It’s become the norm for married couples the age of my wife and I to put off children for about half a decade. When these peers find out she and I are celebrating our seventh wedding anniversary with three kids, they often respond the way fans respond to Catholic comedian Jim Gaffigan on finding out he has five children: “Well, that’s one way to live your life.”
Millennial couples have traveling to do. Dogs to pamper. Degrees to finish. Children aren’t seen as natural fruits of marriage but as decisions that need to be justified. The default after you leave the altar is childlessness. If you have your first baby barely a year after the wedding, as my wife and I did, well, something must have gone wrong.
Fifty years ago, Pope Paul VI issued one of the clearest reminders that fruitful young marriages mean something has gone right, not wrong. In his encyclical, Humanae Vitae, he argued that Christians (who have spent centuries resisting ideology that would decouple sex from marriage), should also resist the new ideology symbolized by artificial contraception, which decouples sex and marriage from children.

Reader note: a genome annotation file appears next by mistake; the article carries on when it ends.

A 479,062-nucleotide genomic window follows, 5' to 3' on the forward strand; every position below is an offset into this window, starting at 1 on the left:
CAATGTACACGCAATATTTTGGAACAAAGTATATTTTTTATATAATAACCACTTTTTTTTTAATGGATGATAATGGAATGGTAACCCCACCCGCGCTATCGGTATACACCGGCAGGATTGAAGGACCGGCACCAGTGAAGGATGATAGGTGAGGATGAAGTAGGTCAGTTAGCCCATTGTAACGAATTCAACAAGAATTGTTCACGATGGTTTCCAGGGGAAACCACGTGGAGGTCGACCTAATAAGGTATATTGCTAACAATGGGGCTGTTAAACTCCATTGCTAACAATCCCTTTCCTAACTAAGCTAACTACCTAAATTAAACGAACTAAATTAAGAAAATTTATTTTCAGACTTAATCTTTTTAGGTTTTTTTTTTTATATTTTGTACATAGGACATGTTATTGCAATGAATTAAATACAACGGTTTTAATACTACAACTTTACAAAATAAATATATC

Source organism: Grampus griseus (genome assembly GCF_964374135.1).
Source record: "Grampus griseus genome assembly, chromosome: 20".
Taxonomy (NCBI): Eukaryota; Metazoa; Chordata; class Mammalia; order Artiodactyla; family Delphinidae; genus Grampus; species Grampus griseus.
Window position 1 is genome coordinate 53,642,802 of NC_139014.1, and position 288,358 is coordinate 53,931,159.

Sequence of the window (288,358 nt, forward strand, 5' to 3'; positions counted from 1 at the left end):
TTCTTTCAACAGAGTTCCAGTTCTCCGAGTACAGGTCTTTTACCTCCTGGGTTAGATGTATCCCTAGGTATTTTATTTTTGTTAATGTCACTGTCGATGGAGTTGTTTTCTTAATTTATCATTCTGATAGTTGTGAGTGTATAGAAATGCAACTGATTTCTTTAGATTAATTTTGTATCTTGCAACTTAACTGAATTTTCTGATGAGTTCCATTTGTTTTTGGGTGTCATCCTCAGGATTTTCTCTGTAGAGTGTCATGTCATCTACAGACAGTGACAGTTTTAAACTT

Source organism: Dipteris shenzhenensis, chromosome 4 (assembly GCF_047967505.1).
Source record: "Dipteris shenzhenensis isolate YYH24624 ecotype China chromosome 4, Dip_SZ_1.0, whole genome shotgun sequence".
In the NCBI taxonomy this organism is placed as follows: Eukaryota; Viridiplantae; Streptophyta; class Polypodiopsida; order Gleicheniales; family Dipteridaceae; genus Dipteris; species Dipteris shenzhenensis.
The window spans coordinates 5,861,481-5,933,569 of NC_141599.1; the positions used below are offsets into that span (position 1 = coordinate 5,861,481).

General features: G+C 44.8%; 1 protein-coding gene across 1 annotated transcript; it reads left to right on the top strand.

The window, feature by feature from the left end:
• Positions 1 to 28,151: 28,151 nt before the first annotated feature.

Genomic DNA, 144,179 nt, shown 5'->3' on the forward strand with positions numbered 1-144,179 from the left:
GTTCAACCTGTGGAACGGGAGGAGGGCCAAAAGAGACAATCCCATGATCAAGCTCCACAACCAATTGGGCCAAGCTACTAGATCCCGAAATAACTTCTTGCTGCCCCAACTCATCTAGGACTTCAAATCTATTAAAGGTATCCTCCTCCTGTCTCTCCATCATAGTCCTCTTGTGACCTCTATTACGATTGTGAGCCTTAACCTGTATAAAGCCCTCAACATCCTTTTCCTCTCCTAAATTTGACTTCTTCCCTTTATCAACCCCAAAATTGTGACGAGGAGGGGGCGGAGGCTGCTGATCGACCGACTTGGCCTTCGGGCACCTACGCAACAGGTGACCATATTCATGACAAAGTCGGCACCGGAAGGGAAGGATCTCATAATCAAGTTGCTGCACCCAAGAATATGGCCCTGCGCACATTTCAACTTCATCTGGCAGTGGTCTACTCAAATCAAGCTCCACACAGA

I am Protestant, not Roman Catholic. I also don’t entirely accept Paul VI’s conclusion that no means of family planning save fertility awareness are morally licit. But standing on the other side of the Sexual Revolution, it’s impossible to describe Humanae Vitae as anything but prophetic, particularly in how it links the rise of contraceptive sex to the objectification of human bodies, the upsurge of sexual licentiousness, and the assault on marriage, itself. What God has joined together, man has attempted to put asunder, and the consequences have been disastrous.
Some will say that welcoming children into a new marriage places great stress and financial burden on the couple. And they’re right. I speak from experience. But children are half of what marriage is for. If you didn’t marry with an openness to children, you didn’t marry for God’s reasons. Running, after all, is half of what legs are for. It’s also stressful and burdensome (again, I speak from experience). But I don’t know anyone who would take an anti-running pill.
This article was originally published at BreakPoint.org as part of a symposium on the fiftieth anniversary of Humanae Vitae.